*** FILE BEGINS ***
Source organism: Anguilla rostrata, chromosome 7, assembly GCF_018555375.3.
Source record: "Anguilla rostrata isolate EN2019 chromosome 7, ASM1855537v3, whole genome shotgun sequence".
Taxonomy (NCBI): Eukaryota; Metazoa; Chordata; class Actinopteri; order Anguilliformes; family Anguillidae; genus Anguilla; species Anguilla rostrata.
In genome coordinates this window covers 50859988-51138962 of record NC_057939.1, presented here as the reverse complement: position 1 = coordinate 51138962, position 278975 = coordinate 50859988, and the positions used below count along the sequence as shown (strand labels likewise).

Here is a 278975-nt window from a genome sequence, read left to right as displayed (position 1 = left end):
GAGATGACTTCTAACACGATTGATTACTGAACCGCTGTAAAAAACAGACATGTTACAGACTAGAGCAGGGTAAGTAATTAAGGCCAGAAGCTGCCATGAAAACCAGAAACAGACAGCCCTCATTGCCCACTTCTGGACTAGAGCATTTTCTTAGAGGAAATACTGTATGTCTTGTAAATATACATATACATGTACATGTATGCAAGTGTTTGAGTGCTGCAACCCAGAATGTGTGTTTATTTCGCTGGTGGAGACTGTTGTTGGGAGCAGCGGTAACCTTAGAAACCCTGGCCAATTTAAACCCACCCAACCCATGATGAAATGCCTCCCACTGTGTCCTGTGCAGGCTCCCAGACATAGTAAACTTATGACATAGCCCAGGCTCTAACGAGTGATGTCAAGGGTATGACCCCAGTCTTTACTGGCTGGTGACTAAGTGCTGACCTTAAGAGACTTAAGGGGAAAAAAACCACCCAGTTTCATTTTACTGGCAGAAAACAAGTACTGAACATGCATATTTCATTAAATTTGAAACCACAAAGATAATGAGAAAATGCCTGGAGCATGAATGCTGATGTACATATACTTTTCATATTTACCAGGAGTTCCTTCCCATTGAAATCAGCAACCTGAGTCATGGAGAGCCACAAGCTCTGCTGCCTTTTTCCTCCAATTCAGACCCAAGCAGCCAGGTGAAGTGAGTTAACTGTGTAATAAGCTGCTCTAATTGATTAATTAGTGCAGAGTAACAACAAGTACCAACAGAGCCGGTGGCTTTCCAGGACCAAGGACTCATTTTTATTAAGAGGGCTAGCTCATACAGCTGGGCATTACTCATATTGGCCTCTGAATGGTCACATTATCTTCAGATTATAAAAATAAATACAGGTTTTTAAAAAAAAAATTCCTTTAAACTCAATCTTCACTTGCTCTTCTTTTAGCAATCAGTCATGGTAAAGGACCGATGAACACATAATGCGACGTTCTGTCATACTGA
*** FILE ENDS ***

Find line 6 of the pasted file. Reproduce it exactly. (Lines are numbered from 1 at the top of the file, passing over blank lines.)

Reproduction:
GAGATGACTTCTAACACGATTGATTACTGAACCGCTGTAAAAAACAGACATGTTACAGACTAGAGCAGGGTAAGTAATTAAGGCCAGAAGCTGCCATGAAAACCAGAAACAGACAGCCCTCATTGCCCACTTCTGGACTAGAGCATTTTCTTAGAGGAAATACTGTATGTCTTGTAAATATACATATACATGTACATGTATGCAAGTGTTTGAGTGCTGCAACCCAGAATGTGTGTTTATTTCGCTGGTGGAGACTGTTGTTGGGAGCAGCGGTAACCTTAGAAACCCTGGCCAATTTAAACCCACCCAACCCATGATGAAATGCCTCCCACTGTGTCCTGTGCAGGCTCCCAGACATAGTAAACTTATGACATAGCCCAGGCTCTAACGAGTGATGTCAAGGGTATGACCCCAGTCTTTACTGGCTGGTGACTAAGTGCTGACCTTAAGAGACTTAAGGGGAAAAAAACCACCCAGTTTCATTTTACTGGCAGAAAACAAGTACTGAACATGCATATTTCATTAAATTTGAAACCACAAAGATAATGAGAAAATGCCTGGAGCATGAATGCTGATGTACATATACTTTTCATATTTACCAGGAGTTCCTTCCCATTGAAATCAGCAACCTGAGTCATGGAGAGCCACAAGCTCTGCTGCCTTTTTCCTCCAATTCAGACCCAAGCAGCCAGGTGAAGTGAGTTAACTGTGTAATAAGCTGCTCTAATTGATTAATTAGTGCAGAGTAACAACAAGTACCAACAGAGCCGGTGGCTTTCCAGGACCAAGGACTCATTTTTATTAAGAGGGCTAGCTCATACAGCTGGGCATTACTCATATTGGCCTCTGAATGGTCACATTATCTTCAGATTATAAAAATAAATACAGGTTTTTAAAAAAAAAATTCCTTTAAACTCAATCTTCACTTGCTCTTCTTTTAGCAATCAGTCATGGTAAAGGACCGATGAACACATAATGCGACGTTCTGTCATACTGA